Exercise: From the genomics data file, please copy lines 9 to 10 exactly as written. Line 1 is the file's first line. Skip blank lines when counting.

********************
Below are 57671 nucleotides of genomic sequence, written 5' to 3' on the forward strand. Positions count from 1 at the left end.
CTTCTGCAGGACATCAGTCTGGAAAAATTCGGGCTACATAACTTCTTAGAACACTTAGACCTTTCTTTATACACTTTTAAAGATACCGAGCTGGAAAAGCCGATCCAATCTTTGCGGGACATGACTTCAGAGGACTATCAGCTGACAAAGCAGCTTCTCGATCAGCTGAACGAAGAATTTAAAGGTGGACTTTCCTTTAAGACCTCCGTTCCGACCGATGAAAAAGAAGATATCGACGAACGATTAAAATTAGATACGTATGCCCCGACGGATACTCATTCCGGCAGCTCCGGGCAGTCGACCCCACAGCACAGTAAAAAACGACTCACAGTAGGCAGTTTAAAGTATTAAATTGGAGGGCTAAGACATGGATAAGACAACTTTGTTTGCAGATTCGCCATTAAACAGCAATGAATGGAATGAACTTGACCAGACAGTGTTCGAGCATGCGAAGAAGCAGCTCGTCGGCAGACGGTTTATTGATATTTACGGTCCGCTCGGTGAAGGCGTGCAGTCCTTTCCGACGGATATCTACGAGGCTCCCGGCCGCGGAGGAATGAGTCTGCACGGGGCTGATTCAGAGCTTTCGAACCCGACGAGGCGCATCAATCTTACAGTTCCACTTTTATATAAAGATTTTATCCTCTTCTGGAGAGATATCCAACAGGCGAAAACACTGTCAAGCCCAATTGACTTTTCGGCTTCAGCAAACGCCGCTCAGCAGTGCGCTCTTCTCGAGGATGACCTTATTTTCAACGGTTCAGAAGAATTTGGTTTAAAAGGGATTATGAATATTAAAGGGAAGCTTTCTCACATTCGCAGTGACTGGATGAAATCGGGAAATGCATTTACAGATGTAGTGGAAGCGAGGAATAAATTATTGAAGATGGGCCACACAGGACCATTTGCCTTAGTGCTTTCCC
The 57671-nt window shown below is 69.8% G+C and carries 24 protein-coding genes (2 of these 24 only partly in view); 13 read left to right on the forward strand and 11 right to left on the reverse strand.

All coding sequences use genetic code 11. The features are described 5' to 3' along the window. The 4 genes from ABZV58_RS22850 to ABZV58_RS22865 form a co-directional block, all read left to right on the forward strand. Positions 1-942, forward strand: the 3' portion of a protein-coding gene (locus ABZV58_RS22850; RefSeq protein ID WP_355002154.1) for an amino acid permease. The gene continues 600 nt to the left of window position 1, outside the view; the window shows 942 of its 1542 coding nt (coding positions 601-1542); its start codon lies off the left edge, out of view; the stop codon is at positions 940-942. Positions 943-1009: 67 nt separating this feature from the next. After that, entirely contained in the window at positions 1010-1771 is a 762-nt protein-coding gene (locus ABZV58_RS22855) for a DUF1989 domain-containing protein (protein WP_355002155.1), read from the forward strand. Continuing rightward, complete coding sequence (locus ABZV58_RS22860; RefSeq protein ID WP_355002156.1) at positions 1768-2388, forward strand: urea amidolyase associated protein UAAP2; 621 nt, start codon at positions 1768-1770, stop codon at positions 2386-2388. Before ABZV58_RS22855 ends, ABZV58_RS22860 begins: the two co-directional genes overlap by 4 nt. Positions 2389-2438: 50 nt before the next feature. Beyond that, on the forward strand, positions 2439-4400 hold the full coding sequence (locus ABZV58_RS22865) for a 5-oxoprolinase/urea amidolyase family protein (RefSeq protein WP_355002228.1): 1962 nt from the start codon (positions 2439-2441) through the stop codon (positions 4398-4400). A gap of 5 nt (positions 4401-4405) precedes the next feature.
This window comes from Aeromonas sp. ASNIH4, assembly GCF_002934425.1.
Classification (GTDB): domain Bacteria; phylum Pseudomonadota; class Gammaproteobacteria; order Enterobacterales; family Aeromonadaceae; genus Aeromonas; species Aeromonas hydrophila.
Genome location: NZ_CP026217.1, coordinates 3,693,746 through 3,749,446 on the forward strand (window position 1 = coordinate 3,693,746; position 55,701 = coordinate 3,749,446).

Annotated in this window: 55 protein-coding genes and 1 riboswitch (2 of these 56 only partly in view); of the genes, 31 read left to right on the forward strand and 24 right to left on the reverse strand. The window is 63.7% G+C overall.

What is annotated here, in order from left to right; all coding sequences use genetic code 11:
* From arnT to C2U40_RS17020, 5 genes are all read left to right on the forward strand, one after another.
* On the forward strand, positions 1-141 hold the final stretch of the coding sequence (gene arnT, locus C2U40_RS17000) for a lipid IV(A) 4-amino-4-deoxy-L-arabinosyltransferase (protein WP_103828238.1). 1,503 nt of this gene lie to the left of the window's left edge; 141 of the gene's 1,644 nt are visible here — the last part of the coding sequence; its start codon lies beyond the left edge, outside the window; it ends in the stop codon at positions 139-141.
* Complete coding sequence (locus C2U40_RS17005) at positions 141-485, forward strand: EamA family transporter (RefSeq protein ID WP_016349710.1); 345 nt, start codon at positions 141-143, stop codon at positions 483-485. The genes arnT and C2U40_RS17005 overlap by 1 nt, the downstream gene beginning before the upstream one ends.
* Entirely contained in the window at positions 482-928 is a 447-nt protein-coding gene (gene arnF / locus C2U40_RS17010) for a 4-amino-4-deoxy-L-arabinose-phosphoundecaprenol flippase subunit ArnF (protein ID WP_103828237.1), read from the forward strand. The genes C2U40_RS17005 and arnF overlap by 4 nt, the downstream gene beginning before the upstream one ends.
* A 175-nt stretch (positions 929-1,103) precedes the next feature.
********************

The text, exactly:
What is annotated here, in order from left to right; all coding sequences use genetic code 11:
* From arnT to C2U40_RS17020, 5 genes are all read left to right on the forward strand, one after another.